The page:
34. Pozo-Vazquez D, Esteban-Parra MJ, Rodrigo FS, Castro-Diez Y (2001) The Association between ENSO and Winter Atmospheric Circulation and Temperature in the North Atlantic Region. J Clim 14:3408–3420CrossRefGoogle Scholar
  35. Qian J, Robertson AW, Moron V (2010) Interactions between ENSO, monsoon and diurnal cycle in rainfall variability over Java, Indonesia. J Atmos Sci 67:3509–3524.  https://doi.org/10.1175/2010JAS3348.1 CrossRefGoogle Scholar
  36. Qian JH, Robertson AW, Moron V (2013) Diurnal cycle in different weather regimes and rainfall variability over borneo associated with ENSO. J Clim 26:1772–1790.  https://doi.org/10.1175/JCLI-D-12-00178.1 CrossRefGoogle Scholar
  37. Ronchail J, Cochonneau G, Molinier M et al (2002) Interannual rainfall variability in the Amazon basin and sea-surface temperatures in the equatorial Pacific and the tropical Atlantic Oceans. Int J Climatol 22:1663–1686.  https://doi.org/10.1002/joc.815 CrossRefGoogle Scholar
  38. Ruitenbeek J (1999) Indonesia. In: Glover D, Jessup T (eds) Indonesia’s Fire and Haze, the cost of catastrophe. The Institute of Southeast Asias Studies (ISEAS), Singapore, pp 86–129. https://www.idrc.ca/en/book/indonesias-fires-and-haze-cost-catastrophe-2006-update
  39. Salimun E, Tangang F, Juneng L et al (2014) Differential impacts of conventional El Niño versus El Niño Modoki on Malaysian rainfall anomaly during winter monsoon. Int J Climatol 34:2763–2774.  https://doi.org/10.1002/joc.3873 CrossRefGoogle Scholar
  40. Shaman J (2014) The seasonal effects of ENSO on European precipitation: observational analysis. J Clim 27:6423–6438.  https://doi.org/10.1175/JCLI-D-14-00008.1 CrossRefGoogle Scholar
  41. Sönmez I, Kömüşcü A (2011) Reclassification of rainfall regions of Turkey by K-means methodology and their temporal variability in relation to North Atlantic Oscillation (NAO). Theor Appl Climatol 106:499–510.  https://doi.org/10.1007/s00704-011-0449-1 CrossRefGoogle Scholar
  42. Supari, Tangang F, Juneng L, Aldrian E (2017) Observed changes in extreme temperature and precipitation over Indonesia. Int J Climatol 37:1979–1997.  https://doi.org/10.1002/joc.4829 CrossRefGoogle Scholar
  43. Tangang F, Latif MT, Juneng L (2010) The roles of climate variability and climate change on smoke haze occurrences in Southeast Asia region. In: Kitchen N (ed) Climate change: is Southeast Asia up to the challenge? LSE IDEAS, London School of Economics and Political Science, London, pp 36–49Google Scholar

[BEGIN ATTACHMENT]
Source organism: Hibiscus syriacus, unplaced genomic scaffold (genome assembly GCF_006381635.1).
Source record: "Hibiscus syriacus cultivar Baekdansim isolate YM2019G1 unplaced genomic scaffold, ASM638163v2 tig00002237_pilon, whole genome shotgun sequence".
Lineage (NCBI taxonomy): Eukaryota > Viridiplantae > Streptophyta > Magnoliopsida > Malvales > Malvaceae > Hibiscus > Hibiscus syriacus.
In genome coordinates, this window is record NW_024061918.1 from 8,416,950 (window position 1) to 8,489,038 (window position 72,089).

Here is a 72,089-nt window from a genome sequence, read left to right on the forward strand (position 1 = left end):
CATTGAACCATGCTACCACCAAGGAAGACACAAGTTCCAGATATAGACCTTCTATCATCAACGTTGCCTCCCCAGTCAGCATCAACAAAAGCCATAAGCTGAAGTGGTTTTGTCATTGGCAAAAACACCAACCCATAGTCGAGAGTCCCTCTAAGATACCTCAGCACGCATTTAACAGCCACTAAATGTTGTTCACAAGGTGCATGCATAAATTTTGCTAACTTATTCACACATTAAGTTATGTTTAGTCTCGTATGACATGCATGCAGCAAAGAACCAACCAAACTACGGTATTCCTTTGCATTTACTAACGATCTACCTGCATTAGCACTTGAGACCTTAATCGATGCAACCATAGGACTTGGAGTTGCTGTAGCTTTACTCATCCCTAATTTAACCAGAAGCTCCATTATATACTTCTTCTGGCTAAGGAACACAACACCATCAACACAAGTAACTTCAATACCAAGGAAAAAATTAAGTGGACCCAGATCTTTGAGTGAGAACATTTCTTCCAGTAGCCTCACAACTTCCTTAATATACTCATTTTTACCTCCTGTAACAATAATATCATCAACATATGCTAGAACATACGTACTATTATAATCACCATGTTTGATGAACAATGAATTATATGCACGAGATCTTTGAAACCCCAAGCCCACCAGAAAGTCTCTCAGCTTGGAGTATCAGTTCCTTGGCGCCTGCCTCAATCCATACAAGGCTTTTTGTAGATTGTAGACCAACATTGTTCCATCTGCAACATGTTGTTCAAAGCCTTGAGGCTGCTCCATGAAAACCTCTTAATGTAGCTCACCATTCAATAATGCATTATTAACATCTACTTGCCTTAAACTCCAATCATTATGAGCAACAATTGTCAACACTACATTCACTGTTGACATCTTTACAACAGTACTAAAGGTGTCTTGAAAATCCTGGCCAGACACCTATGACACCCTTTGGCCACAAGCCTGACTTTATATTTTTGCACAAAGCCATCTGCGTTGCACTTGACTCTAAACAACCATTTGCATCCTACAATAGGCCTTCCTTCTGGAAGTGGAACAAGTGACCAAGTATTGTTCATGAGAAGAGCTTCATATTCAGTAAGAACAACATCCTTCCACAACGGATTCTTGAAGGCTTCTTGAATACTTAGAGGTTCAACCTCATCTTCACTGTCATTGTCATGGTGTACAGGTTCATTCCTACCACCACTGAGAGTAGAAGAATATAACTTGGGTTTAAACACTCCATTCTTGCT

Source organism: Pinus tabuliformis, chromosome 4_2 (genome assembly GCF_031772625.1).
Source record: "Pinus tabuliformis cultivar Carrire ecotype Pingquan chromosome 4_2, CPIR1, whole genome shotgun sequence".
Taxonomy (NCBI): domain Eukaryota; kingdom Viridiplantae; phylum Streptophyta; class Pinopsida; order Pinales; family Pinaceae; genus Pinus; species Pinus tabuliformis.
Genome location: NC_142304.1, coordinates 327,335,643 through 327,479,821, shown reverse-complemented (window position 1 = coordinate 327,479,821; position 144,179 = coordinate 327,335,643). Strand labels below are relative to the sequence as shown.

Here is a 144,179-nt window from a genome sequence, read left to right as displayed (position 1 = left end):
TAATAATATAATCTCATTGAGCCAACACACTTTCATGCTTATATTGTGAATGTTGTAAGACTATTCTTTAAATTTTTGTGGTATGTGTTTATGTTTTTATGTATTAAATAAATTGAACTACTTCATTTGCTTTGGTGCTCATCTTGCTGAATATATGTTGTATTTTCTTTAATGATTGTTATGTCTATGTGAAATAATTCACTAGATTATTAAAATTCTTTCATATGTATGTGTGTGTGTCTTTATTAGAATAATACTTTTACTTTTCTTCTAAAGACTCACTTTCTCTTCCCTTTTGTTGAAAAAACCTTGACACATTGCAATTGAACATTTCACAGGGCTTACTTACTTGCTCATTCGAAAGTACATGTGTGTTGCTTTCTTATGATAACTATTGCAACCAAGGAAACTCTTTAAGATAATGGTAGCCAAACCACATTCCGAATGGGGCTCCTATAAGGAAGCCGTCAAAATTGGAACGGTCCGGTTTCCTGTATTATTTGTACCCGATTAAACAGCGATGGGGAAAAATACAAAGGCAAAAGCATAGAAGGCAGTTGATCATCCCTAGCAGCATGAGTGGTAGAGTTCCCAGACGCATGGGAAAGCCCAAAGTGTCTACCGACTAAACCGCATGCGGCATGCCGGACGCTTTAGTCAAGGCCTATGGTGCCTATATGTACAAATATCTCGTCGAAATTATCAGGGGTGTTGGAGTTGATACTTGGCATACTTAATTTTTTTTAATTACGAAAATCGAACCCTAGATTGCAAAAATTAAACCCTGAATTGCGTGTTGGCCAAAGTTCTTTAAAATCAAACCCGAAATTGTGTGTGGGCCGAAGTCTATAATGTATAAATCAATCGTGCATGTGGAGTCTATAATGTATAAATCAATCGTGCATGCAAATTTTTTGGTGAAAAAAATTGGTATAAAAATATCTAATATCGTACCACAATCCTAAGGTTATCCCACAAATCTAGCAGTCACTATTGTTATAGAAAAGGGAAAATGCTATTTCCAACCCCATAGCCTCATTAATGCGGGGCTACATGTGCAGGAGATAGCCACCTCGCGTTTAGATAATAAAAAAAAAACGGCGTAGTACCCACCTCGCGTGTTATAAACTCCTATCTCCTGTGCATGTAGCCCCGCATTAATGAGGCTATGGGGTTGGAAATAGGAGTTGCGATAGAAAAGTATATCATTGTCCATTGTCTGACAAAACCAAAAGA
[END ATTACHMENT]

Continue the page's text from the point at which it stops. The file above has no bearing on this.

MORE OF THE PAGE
44. Tangang F, Farzanmanesh R, Mirzaei A et al (2017) Characteristics of precipitation extremes in Malaysia associated with El Niño and La Niña events. Int J Climatol.  https://doi.org/10.1002/joc.5032 Google Scholar
  45. Trenberth KE (1997) The Definition of El Niño. Bull Am Meteor Soc 78:2771–2777CrossRefGoogle Scholar
  46. Villafuerte MQ, Matsumoto J (2015) Significant Influences of Global Mean Temperature and ENSO on Extreme Rainfall in Southeast Asia. J Clim 28:1905–1919.  https://doi.org/10.1175/JCLI-D-14-00531.1 CrossRefGoogle Scholar
  47. Villafuerte MQ, Matsumoto J, Akasaka I et al (2014a) Long-term trends and variability of rainfall extremes in the Philippines. Atmos Res 137:1–13.  https://doi.org/10.1016/j.atmosres.2013.09.021 CrossRefGoogle Scholar
  48. Villafuerte MQ, Matsumoto J, Kubota H (2014b) Changes in extreme rainfall in the Philippines (1911–2010) linked to global mean temperature and ENSO. Int J Climatol 35:2033–2044.  https://doi.org/10.1002/joc.4105 CrossRefGoogle Scholar
  49. Wang B, Wu R, Li T (2003) Atmosphere-warm ocean interaction and its impacts on Asian–Australian monsoon variation. J Clim 16:1195–1211.  https://doi.org/10.1175/1520-0442(2003)16<1195:AOIAII>2.0.CO;2 CrossRefGoogle Scholar
  50. Yuan X (2004) ENSO-related impacts on Antarctic sea ice: a synthesis of phenomenon and mechanisms. Antarct Sci 16:415–425.  https://doi.org/10.1017/S0954102004002238 CrossRefGoogle Scholar
  51. Zhang X, Wang J, Zwiers FW, Groisman PY (2010) The influence of large-scale climate variability on winter maximum daily precipitation over North America. J Clim 23:2902–2915.  https://doi.org/10.1175/2010JCLI3249.1 CrossRefGoogle Scholar
  52. Zhang X, Alexander L, Hegerl GC et al (2011) Indices for monitoring changes in extremes based on daily temperature and precipitation data. Wiley Interdiscip Rev Clim Change 2:851–870.  https://doi.org/10.1002/wcc.147 CrossRefGoogle Scholar

Copyright information

© Springer-Verlag GmbH Germany, part of Springer Nature 2017

Authors and Affiliations

  1. 1.School of Environmental and Natural Resource Sciences, Faculty of Science and TechnologyUniversiti Kebangsaan MalaysiaBangiMalaysia
  2. 2.Center for Climate Change InformationIndonesia Agency for Meteorology Climatology and Geophysics (BMKG)JakartaIndonesia
  3. 3.Ramkhamhaeng University Center of Regional Climate Change and Renewable Energy (RU-CORE)Ramkhamhaeng UniversityBangkokThailand
  4. 4.Department of UPTHBIndonesia Agency for the Assessment and Application of Technology (BPPT)JakartaIndonesia
  5. 5.Center for R&DIndonesia Agency for Meteorology Climatology and Geophysics (BMKG)JakartaIndonesia

Personalised recommendations